Now although I am an Atheist, I would refer you to the latter verses of Acts 2:44-46 as a literary vision of my ideal society. A global commitment of that nature to libertarian socialist values is the only way I could ever foresee my societal vision becoming an actual reality. And in the context of the contemporary global geopolitical realities, I can certainly by no means envision such a worldwide transformation ever becoming an actual reality. When the realities of the ever worsening climate catastrophe is factored into the equation of my perspective, I readily admit that humanity lacks the time needed for such a transformation to be effected as an actual reality.

      To compound my pessimistic view of my own idealistic perspective ever transcending the drawing board so to speak, the threat of nuclear warfare simply muddies the waters even further.

      I figure that social democracy is the best that humanity will ever achieve in the context of current geopolitical realities and the impending doom of a climate catastrophe which is already a living reality.

      In conclusion, I fear that capitalism has already doomed us to a bitter end.

      And so my perspective is that of a pessimistic idealists.

      Frankly, I fear for my grandson’s generation.

      • Thank you for your thoughtful response. I really don’t have much to add or debate here as I’ve pretty much reached a similar conclusion. I am a fairly optimistic person, but it just doesn’t seem like we are going to build enough momentum to deal with something like anthropogenic climate change. Barring some unforeseen technological solution that transforms society, I just don’t see how transformations will come about in time. I mean it’s possible that AI doesn’t destroy us and figures out how to actually save us. It’s not out of the realm of possibility, but that’s not a basket you can throw all your eggs into by any means. lol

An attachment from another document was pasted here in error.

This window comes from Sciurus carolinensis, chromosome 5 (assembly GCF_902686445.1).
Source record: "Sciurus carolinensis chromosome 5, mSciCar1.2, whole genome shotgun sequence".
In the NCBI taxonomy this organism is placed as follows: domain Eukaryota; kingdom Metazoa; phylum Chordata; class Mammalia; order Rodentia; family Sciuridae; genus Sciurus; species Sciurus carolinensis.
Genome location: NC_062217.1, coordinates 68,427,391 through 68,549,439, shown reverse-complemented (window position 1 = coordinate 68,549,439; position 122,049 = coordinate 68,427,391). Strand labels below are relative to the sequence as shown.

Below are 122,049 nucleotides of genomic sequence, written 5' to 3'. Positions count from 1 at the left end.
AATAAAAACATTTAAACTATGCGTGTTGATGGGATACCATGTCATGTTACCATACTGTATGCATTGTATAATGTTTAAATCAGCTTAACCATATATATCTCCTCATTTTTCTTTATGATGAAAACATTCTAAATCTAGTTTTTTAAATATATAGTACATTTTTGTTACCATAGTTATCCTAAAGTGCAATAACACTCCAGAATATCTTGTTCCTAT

I’m an atheist too, andthe Bible has some good stuff. I just don’t treat it as Gospel. 🙂

  2. Currently I feel that any purist political ideology is bound to fail for being impractical. When we went through the Great Recession (2008-) I noticed that Canada had far, far fewer problems than the U.S. Canada is “capitalist” but not in the way of the U.S. (no cowboys involved). Their banks are better regulated. They have decent labor unions and union membership, etc. They “do” capitalism better than the U.S. does. They have elements of several ideologies in a blend that works for them, as does Sweden, as does … well, a lot of countries.

    What is needed is the pursuit of a pragmatic working system that serves the needs of society. These needs have to be clarified and principles adopted to guide those who govern. This has not happened in the U.S. which is acting as a laboratory of “how not to do democracy.”